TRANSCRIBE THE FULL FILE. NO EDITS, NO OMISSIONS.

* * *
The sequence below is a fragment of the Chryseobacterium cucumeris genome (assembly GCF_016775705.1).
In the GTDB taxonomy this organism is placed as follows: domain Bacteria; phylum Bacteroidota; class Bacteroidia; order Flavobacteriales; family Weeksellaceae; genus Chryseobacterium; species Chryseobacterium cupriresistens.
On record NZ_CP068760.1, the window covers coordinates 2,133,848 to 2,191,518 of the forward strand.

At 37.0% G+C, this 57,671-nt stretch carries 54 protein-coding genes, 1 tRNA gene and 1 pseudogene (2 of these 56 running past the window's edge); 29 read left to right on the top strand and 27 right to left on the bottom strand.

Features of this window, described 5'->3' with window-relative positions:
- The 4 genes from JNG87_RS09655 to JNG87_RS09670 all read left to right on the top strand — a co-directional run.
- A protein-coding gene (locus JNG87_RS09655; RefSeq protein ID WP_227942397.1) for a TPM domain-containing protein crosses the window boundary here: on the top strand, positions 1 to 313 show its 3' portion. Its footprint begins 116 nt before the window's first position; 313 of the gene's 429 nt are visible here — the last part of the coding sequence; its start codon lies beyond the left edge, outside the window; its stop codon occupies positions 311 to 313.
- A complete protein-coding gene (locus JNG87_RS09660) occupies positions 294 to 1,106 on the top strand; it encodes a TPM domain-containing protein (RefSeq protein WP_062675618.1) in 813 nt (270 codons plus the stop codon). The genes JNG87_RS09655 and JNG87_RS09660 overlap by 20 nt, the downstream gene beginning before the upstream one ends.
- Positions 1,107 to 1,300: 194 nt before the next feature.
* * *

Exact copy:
The sequence below is a fragment of the Chryseobacterium cucumeris genome (assembly GCF_016775705.1).
In the GTDB taxonomy this organism is placed as follows: domain Bacteria; phylum Bacteroidota; class Bacteroidia; order Flavobacteriales; family Weeksellaceae; genus Chryseobacterium; species Chryseobacterium cupriresistens.
On record NZ_CP068760.1, the window covers coordinates 2,133,848 to 2,191,518 of the forward strand.

At 37.0% G+C, this 57,671-nt stretch carries 54 protein-coding genes, 1 tRNA gene and 1 pseudogene (2 of these 56 running past the window's edge); 29 read left to right on the top strand and 27 right to left on the bottom strand.

Features of this window, described 5'->3' with window-relative positions:
- The 4 genes from JNG87_RS09655 to JNG87_RS09670 all read left to right on the top strand — a co-directional run.
- A protein-coding gene (locus JNG87_RS09655; RefSeq protein ID WP_227942397.1) for a TPM domain-containing protein crosses the window boundary here: on the top strand, positions 1 to 313 show its 3' portion. Its footprint begins 116 nt before the window's first position; 313 of the gene's 429 nt are visible here — the last part of the coding sequence; its start codon lies beyond the left edge, outside the window; its stop codon occupies positions 311 to 313.
- A complete protein-coding gene (locus JNG87_RS09660) occupies positions 294 to 1,106 on the top strand; it encodes a TPM domain-containing protein (RefSeq protein WP_062675618.1) in 813 nt (270 codons plus the stop codon). The genes JNG87_RS09655 and JNG87_RS09660 overlap by 20 nt, the downstream gene beginning before the upstream one ends.
- Positions 1,107 to 1,300: 194 nt before the next feature.